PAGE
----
Experts debate Malawi’s future


Malawi’s economists started meeting in Lilongwe on Wednesday to debate Malawi’s economic future during the Third Joint National Annual Research Symposium organised by the Economics Association of Malawi and National Planning Commission.

The two-day symposium, which is being held under the theme ‘Inclusive Sustainable Economic Development- Envisioning Wealth for All’, has attracted over 100 economists from the public and private sector as well as the academia.

The symposium comes at a time growth of the local economy has remained subdued, growing at a snail’s pace in recent years, thereby failing to significantly reduce poverty levels.


Making a keynote address during the symposium, United Nations Development Programme (UNDP) Resident Representative, Shigeki Komatsubara, underscored the need for close coordination among stakeholders in the development of human capital.

Komatsubara said both the private sector and government had a critical role to play in ensuring that Malawi develops quality human capital for her economic development.

Presenting a paper on Poverty-Growth-Inequality Triangle; Evidence from Malawi, Chancellor College economist Winford Masanjala said, while poverty is a phenomenon of the rural areas, inequality is more pronounced in urban areas.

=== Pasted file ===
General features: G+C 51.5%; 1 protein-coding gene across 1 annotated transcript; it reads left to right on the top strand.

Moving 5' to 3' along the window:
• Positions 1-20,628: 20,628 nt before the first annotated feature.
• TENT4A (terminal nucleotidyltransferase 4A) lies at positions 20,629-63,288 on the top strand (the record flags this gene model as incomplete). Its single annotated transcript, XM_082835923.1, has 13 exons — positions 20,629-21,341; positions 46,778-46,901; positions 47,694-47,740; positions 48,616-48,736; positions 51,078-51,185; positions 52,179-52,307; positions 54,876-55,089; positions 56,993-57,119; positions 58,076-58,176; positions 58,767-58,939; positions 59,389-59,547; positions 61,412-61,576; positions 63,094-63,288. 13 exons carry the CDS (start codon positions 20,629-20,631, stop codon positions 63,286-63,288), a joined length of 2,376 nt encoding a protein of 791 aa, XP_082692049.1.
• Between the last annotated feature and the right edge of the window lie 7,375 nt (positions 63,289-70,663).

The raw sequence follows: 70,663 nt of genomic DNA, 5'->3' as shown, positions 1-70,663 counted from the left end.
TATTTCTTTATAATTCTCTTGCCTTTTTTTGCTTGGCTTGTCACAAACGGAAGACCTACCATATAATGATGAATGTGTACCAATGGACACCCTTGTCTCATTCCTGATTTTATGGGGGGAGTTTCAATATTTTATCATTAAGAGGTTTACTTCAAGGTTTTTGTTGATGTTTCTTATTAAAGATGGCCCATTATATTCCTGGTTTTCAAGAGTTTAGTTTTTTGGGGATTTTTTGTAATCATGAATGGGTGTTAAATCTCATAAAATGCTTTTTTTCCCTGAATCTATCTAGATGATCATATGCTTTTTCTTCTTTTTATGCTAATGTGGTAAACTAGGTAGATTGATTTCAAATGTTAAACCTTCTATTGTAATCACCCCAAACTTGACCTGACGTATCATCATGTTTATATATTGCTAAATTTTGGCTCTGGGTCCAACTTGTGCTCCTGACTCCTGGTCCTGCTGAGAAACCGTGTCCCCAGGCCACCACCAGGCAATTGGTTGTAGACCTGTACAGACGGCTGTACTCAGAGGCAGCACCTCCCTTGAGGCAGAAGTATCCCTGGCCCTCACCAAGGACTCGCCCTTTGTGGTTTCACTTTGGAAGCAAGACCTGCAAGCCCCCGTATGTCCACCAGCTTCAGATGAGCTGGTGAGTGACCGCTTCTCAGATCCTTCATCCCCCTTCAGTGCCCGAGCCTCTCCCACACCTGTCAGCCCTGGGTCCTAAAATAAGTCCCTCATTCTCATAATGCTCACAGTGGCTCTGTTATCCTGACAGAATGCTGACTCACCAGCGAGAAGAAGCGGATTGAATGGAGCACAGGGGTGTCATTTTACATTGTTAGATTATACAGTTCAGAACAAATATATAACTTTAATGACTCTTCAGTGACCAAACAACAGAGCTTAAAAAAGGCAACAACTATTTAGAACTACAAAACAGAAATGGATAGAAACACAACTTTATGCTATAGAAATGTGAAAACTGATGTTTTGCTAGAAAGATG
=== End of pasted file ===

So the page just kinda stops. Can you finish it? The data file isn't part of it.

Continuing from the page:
Masanjala noted that increasing access to quality education could be key in bridging the inequality gap in the country.

National Planning Commission Director General Thomas Munthali and Ecama Executive Director Maleka Thula said the symposium was crucial in guiding the commission on evidence-based input towards the future of Malawi’s economy.

Munthali said the planning commission was in the process of crafting a successor plan to the Vision 2020 which is expected to be launched next year.

“This symposium is crucial as it will help us to be enlightened on various research studies that have been conducted in the country and on how best we could take them on board to improve the economic future of Malawi,” Munthali said.

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